Secretary of Health & Human Services Kathleen Sebelius violated federal law when she spoke before an LGBT audience about the need to elect Democratic officials at a Human Rights Campaign event, according to a report made public Thursday by the U.S. Office of Special Counsel.
The independent agency concluded Sebelius violated the Hatch Act, which prohibits civil servants from engaging in political activity, on Feb. 25 while speaking extemporaneously before an HRC campaign gala in Charlotte, N.C., although the Obama administration maintains any violation was corrected and the infraction was minor.
Sebelius used taxpayer funds to travel to an event in her official capacity, but reportedly veered from her prepared remarks and took a partisan tone, which was found to be in violation the Hatch Act. The report, dated Aug. 23, was delivered to President Obama.
According to the report, Sebelius’ calendar identified the event as official in nature. Online invitations referred to her in her official capacity as “Secretary Kathleen Sebelius” and “Secretary of DHHS Kathleen Sebelius.” A memo given to her suggested if she was asked about her personal views, she reply, “I’m here to represent the President and the Obama Administration, not in my personal capacity.”
During her speech, Sebelius talked as part of her prepared remarks about the Obama administration’s commitment to LGBT people — hitting on “Don’t Ask, Don’t Tell” repeal, dropping defense of the Defense of Marriage Act in court and what the Affordable Care Act means for LGBT Americans. All of these remarks were consistent with the Hatch Act.
But Sebelius deviated from her prepared remarks, making news in the LGBT press when she called for the defeat of Amendment One in North Carolina — a constitutional ban on same-sex marriage that ultimately passed — about a month before the Obama campaign explicitly came out against the measure.
It’s these unscripted remarks that got Sebelius in trouble. She also advocated for the re-election of President Obama, saying “one of the imperatives is to make sure that we not only come together here in Charlotte to present the nomination to the president, but we make sure that in November he continues to be president for another four years.” She also called for the re-election of a Democratic governor in the state, saying, “it’s hugely important to make sure that we re-elect the president and elect a Democratic governor here in North Carolina.”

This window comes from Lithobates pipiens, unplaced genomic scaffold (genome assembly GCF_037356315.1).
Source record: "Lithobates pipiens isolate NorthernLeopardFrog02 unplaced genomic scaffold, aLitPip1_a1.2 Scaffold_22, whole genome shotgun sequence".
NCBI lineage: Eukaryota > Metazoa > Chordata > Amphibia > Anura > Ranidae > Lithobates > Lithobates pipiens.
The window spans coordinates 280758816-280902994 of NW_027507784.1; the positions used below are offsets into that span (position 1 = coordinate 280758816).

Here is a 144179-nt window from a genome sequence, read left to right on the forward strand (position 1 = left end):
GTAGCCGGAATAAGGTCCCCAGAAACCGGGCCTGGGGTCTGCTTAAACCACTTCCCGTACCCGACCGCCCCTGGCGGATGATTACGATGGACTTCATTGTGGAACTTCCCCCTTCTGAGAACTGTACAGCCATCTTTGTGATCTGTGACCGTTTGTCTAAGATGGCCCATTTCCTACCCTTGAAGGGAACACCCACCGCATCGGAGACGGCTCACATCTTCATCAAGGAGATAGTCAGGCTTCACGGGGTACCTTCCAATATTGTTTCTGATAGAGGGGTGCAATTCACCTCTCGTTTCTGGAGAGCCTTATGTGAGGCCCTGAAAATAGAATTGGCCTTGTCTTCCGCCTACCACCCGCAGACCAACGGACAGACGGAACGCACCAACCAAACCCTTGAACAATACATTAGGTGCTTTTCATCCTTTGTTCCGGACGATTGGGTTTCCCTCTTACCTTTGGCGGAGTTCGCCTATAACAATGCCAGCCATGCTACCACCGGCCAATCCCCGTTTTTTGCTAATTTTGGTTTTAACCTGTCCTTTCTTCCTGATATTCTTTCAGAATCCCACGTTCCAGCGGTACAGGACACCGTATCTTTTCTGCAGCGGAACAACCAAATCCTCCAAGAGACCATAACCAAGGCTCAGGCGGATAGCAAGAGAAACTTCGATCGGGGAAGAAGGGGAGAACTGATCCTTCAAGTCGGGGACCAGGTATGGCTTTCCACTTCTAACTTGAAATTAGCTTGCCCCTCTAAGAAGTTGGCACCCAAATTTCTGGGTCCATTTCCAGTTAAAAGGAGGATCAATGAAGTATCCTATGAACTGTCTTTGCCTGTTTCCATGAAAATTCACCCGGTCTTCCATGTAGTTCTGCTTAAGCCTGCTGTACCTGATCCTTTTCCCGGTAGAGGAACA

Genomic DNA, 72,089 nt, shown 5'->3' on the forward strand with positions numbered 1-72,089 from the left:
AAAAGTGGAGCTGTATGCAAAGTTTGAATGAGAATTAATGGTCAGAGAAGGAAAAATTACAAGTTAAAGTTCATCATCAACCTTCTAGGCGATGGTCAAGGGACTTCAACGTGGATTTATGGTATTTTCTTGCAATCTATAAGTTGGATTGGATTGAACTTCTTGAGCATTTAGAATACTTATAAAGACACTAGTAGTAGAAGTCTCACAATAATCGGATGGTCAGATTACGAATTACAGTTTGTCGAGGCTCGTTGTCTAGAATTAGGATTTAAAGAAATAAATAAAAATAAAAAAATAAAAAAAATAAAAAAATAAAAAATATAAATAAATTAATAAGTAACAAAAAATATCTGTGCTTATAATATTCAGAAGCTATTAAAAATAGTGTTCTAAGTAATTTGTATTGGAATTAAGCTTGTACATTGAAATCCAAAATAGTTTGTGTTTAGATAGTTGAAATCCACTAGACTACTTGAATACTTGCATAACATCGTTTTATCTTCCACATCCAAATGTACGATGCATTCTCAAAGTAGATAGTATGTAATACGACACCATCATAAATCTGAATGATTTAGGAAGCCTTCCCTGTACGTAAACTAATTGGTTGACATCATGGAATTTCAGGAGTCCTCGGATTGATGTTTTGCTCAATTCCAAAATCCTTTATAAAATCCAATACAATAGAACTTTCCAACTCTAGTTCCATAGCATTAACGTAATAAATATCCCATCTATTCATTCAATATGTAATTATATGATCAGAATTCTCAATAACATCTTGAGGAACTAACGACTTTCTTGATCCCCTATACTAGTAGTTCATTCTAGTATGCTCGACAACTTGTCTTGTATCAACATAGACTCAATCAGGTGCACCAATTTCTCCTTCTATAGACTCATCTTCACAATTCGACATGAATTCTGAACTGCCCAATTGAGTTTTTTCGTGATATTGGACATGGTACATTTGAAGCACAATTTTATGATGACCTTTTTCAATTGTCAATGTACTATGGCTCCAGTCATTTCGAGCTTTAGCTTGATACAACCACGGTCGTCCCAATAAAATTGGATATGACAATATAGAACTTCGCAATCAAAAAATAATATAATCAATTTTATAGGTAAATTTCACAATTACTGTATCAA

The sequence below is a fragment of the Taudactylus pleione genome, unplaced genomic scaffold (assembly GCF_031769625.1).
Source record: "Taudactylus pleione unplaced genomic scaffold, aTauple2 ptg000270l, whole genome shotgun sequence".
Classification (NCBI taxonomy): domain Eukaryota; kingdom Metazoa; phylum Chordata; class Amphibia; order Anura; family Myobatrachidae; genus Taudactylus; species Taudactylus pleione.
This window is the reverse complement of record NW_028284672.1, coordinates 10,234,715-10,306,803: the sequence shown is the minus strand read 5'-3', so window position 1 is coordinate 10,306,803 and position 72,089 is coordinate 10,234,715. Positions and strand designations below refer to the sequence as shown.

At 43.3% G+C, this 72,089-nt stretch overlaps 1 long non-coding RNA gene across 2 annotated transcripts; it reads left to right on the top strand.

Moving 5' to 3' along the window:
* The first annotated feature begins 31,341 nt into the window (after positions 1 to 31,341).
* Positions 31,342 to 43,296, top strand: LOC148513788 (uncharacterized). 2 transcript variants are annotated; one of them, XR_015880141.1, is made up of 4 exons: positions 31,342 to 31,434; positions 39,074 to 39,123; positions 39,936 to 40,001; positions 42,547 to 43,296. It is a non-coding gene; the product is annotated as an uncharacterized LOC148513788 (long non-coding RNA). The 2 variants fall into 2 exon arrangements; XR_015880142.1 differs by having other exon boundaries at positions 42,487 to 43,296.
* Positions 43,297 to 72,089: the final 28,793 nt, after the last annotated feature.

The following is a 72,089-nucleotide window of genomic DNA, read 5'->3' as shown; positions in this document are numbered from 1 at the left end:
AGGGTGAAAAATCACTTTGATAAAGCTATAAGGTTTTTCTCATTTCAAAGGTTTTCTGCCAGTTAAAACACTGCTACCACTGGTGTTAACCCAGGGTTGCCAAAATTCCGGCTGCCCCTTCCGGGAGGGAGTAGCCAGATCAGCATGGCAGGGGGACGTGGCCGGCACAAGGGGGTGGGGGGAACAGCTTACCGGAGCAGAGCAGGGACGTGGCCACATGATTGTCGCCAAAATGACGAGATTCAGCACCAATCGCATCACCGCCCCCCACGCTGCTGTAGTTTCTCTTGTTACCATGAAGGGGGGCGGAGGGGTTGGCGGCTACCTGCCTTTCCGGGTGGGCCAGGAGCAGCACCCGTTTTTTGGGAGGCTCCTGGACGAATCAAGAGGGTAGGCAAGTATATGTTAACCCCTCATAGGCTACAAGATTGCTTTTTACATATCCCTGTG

Following media inquiries about Sebelius’ speech, HHS issued a statement two days after the event saying the federal government wouldn’t pay for her trip and the department retroactively classified the event as political. HHS sought reimbursement from the Obama campaign and the Democratic National Committee for the costs of her travel. In testimony before OSC, Sebelius reportedly admitted her political remarks were a “mistake” and she “got a little caught up in the notion that the gains which had been made would clearly not continue without the president’s reelection.”
Still, OSC concluded Sebelius violated the law, stating, “These statements were made in Secretary Sebelius’ official capacity and therefore violated the Hatch Act’s prohibition against using official authority or influence to affect the results of an election.”
Responding to the report in a letter dated Sept. 7, Sebelius said OSC correctly notes that she acknowledged her political comments were a mistake, but said the agency should have concluded any violation of the Hatch Act was corrected. She also said she’s met with ethics attorneys for a greater understanding of what remarks are permissible in her official capacity.